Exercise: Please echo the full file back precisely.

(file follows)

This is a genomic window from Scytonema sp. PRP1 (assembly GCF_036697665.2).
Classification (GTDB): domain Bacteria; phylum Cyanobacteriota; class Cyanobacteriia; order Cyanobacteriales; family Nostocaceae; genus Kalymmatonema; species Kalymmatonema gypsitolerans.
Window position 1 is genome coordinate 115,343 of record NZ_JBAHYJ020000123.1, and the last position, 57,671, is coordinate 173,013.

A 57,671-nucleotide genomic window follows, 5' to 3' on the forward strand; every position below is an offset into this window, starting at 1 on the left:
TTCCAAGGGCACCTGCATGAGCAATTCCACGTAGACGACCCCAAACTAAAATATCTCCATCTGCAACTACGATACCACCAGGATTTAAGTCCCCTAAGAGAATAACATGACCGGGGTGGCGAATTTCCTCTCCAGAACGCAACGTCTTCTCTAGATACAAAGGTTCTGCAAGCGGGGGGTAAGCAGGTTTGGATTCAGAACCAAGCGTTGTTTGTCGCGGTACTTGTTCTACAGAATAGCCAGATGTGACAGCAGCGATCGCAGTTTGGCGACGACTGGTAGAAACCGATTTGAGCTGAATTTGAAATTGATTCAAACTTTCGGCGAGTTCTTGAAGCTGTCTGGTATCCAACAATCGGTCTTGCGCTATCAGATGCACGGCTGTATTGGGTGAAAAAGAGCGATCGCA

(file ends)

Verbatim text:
This is a genomic window from Scytonema sp. PRP1 (assembly GCF_036697665.2).
Classification (GTDB): domain Bacteria; phylum Cyanobacteriota; class Cyanobacteriia; order Cyanobacteriales; family Nostocaceae; genus Kalymmatonema; species Kalymmatonema gypsitolerans.
Window position 1 is genome coordinate 115,343 of record NZ_JBAHYJ020000123.1, and the last position, 57,671, is coordinate 173,013.

A 57,671-nucleotide genomic window follows, 5' to 3' on the forward strand; every position below is an offset into this window, starting at 1 on the left:
TTCCAAGGGCACCTGCATGAGCAATTCCACGTAGACGACCCCAAACTAAAATATCTCCATCTGCAACTACGATACCACCAGGATTTAAGTCCCCTAAGAGAATAACATGACCGGGGTGGCGAATTTCCTCTCCAGAACGCAACGTCTTCTCTAGATACAAAGGTTCTGCAAGCGGGGGGTAAGCAGGTTTGGATTCAGAACCAAGCGTTGTTTGTCGCGGTACTTGTTCTACAGAATAGCCAGATGTGACAGCAGCGATCGCAGTTTGGCGACGACTGGTAGAAACCGATTTGAGCTGAATTTGAAATTGATTCAAACTTTCGGCGAGTTCTTGAAGCTGTCTGGTATCCAACAATCGGTCTTGCGCTATCAGATGCACGGCTGTATTGGGTGAAAAAGAGCGATCGCA